Slovenian Karst in line for world recognition
The compact yet varied topography of Slovenia holds many wonders, a fact the tourism industry has long thrived on. Soon another of its geographic features could be in the spotlight, as the Classical Karst region is being nominated to join UNESCO’s Natural Heritage list. As noted by the STA, a report on the area between the Ljubljana Marshes and the Bay of Trieste has been submitted by the government to UNESCO, with the project being led by Park Škocjanske Jame, the operator of the Škocjan Cave system that is already part of the organisation’s World Heritage list, along with the Slovenia’s ancient and primeval beech forests, prehistoric pile dwellings, and mercury mines.
The Ponikve Karst Field in Dolenja Brezovica, Municipality of Brezovica, Slovenia. Photo: Wikimedia - DOREMO - CC-by-4.0
The Ribnica Valley or the Ribnica Field, a karst lowland in southern Slovenia Photo: Wikimedia - Eleassar CC-by-4.0
Udornica or collapse doline in Slovenian karst on Radensko polje near Grosuplje. Photo: Wikimedia, Tcie CC-by-4.0.jpg
A look at the original submission, made by the Permanent Delegation of Slovenia to UNESCO two years ago, goes into some detail as to why the Classic Karst (Klasicni kras) deserves greater recognition and protection.
Geographical position of Kras. Map: lter.zrc-sazu.si
For one, karst is the most widespread landscape type in Slovenia, covering around 6,400 km2or 27% of the territory, stretching from the Ljubljana Marsh (Ljubljansko barje) to the Bay of Trieste, and holding roughly 6,000 known and explored caves. These include massive systems like Postojna Cave (Postojnska jama) and the Skocjan Caves (Skocjanske jame), which have been attracting explorers and tourists since the 17th century.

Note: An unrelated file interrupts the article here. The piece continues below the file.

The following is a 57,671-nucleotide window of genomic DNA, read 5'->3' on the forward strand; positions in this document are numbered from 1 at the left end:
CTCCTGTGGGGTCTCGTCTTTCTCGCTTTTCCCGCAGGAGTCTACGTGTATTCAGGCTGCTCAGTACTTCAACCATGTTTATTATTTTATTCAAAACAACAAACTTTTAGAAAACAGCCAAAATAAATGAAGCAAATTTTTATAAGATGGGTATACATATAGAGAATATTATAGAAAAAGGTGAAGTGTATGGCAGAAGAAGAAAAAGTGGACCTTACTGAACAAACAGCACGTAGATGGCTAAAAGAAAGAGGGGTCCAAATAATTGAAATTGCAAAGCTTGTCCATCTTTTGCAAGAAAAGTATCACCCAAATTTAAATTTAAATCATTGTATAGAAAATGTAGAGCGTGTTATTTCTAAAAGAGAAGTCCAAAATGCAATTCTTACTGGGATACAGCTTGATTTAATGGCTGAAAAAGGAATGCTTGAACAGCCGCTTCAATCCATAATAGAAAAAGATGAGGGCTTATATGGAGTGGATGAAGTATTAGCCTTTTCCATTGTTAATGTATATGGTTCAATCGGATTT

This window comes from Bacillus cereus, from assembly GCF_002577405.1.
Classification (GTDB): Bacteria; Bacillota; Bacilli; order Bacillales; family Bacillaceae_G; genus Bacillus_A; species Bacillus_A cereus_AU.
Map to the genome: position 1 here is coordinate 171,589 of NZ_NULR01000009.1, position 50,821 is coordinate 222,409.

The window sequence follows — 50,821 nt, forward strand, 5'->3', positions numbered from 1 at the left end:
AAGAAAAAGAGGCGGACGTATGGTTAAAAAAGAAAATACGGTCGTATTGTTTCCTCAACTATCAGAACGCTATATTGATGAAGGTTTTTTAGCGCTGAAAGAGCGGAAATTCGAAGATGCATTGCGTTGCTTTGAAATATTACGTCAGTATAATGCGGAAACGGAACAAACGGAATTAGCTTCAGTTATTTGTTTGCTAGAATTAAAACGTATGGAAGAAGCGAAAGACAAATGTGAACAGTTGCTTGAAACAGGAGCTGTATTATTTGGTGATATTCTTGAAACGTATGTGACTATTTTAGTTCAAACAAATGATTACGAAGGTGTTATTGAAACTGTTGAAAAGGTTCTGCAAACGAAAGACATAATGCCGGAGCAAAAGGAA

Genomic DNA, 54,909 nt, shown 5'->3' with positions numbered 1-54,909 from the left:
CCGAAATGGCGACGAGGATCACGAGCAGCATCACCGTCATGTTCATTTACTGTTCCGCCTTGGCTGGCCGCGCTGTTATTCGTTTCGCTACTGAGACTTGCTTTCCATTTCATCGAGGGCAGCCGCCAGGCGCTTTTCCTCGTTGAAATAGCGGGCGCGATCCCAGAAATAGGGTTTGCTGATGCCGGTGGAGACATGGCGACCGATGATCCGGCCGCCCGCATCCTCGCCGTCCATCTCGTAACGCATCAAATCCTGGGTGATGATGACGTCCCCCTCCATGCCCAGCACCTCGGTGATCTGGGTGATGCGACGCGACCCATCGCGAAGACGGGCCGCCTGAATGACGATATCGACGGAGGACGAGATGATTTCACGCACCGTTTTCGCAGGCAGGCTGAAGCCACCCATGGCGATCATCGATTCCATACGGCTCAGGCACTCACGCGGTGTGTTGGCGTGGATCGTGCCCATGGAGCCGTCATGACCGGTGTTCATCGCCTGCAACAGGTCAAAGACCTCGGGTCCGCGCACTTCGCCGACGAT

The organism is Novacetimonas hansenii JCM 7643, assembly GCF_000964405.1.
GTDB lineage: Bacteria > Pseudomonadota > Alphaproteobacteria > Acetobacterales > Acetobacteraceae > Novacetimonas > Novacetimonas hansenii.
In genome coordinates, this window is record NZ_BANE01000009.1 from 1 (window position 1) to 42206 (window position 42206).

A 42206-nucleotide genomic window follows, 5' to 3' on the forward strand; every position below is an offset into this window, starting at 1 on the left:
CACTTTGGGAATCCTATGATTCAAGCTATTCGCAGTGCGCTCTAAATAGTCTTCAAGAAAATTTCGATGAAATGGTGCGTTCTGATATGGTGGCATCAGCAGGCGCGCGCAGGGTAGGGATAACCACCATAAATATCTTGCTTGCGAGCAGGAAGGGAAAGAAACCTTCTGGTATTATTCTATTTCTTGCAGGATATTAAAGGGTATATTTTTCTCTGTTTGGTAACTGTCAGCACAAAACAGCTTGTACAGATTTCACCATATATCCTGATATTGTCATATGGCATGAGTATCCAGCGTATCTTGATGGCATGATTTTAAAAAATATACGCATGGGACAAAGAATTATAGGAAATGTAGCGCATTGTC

Enough to render Slavoj Žižek speechless
But it’s not just the natural beauty of the rock forms or the wonder of the subterranean vistas that mark the karst region as a treasure worth preserving for future generations. It’s also one of the richest areas in Europe with regard to flora and fauna, and one recognised as a hotpot of biodiversity, with much more to this than such iconic animals as the proteus, aka “human fish”. It’s also an area with a long history of human habitation, with the earliest artefacts found so far being from the Palaeolithic.
The area has thus attracted researchers from various fields, and played an important role in the the history of research into karst and karst phenomena, also known as karstology and speleology, respectively, with such efforts being led in Slovenia by the Karst Research Institute (lnstitut za raziskovanje krasa), based in Postojna.
A more conventional video promoting Karst tourism
The submission to UNESCO goes on note five areas in particular that are of “outstanding universal value”: the Kras (Kras), the Podgrad lowland (Podrgrajsko podolje), the Postojna Karst (Postojnski kras) and the Poljes of the Classical Karst with the Rakov Skocjan valley (Kraska polja z Rakovim Skocjanom), with more details available in the document.
If you’re curious about making a day trip to the karst from Ljubljana, then consider Postojna or Predjama, with the latter having the added attraction of a castle build into the caves. If you’d like to read more about “Castles, caves and the birth of karstology”, then you can do that here.